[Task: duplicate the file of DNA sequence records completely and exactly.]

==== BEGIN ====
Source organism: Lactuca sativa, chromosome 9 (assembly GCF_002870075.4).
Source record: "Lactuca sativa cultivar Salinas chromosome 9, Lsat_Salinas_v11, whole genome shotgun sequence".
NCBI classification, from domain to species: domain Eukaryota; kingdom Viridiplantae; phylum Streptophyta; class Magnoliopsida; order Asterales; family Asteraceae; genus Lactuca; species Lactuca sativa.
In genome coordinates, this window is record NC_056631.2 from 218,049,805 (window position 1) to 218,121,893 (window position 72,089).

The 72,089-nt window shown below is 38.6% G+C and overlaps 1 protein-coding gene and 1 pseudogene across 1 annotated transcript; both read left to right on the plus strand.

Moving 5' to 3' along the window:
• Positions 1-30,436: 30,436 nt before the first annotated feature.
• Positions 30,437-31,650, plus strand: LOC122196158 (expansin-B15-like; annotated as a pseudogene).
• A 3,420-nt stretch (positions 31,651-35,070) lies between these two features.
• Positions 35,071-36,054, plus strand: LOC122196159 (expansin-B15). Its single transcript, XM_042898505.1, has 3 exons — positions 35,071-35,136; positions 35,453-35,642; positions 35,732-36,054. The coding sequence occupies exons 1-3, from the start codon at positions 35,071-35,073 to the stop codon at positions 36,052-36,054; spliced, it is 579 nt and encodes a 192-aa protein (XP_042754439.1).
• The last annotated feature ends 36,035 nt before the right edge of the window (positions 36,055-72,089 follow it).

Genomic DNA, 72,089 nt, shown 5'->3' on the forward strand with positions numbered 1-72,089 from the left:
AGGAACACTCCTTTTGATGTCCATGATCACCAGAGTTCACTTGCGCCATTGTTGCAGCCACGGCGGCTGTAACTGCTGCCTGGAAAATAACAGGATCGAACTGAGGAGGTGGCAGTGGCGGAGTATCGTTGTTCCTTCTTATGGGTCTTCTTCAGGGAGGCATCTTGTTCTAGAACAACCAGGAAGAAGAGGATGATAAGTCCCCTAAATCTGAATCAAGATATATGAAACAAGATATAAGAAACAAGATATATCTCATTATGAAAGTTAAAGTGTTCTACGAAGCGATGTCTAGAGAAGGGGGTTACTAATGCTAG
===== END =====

Source organism: Lactuca sativa, chromosome 9 (assembly GCF_002870075.4).
Source record: "Lactuca sativa cultivar Salinas chromosome 9, Lsat_Salinas_v11, whole genome shotgun sequence".
NCBI classification, from domain to species: domain Eukaryota; kingdom Viridiplantae; phylum Streptophyta; class Magnoliopsida; order Asterales; family Asteraceae; genus Lactuca; species Lactuca sativa.
In genome coordinates, this window is record NC_056631.2 from 218,049,805 (window position 1) to 218,121,893 (window position 72,089).

The 72,089-nt window shown below is 38.6% G+C and overlaps 1 protein-coding gene and 1 pseudogene across 1 annotated transcript; both read left to right on the plus strand.

Moving 5' to 3' along the window:
• Positions 1-30,436: 30,436 nt before the first annotated feature.
• Positions 30,437-31,650, plus strand: LOC122196158 (expansin-B15-like; annotated as a pseudogene).
• A 3,420-nt stretch (positions 31,651-35,070) lies between these two features.
• Positions 35,071-36,054, plus strand: LOC122196159 (expansin-B15). Its single transcript, XM_042898505.1, has 3 exons — positions 35,071-35,136; positions 35,453-35,642; positions 35,732-36,054. The coding sequence occupies exons 1-3, from the start codon at positions 35,071-35,073 to the stop codon at positions 36,052-36,054; spliced, it is 579 nt and encodes a 192-aa protein (XP_042754439.1).
• The last annotated feature ends 36,035 nt before the right edge of the window (positions 36,055-72,089 follow it).

Genomic DNA, 72,089 nt, shown 5'->3' on the forward strand with positions numbered 1-72,089 from the left:
AGGAACACTCCTTTTGATGTCCATGATCACCAGAGTTCACTTGCGCCATTGTTGCAGCCACGGCGGCTGTAACTGCTGCCTGGAAAATAACAGGATCGAACTGAGGAGGTGGCAGTGGCGGAGTATCGTTGTTCCTTCTTATGGGTCTTCTTCAGGGAGGCATCTTGTTCTAGAACAACCAGGAAGAAGAGGATGATAAGTCCCCTAAATCTGAATCAAGATATATGAAACAAGATATAAGAAACAAGATATATCTCATTATGAAAGTTAAAGTGTTCTACGAAGCGATGTCTAGAGAAGGGGGTTACTAATGCTAG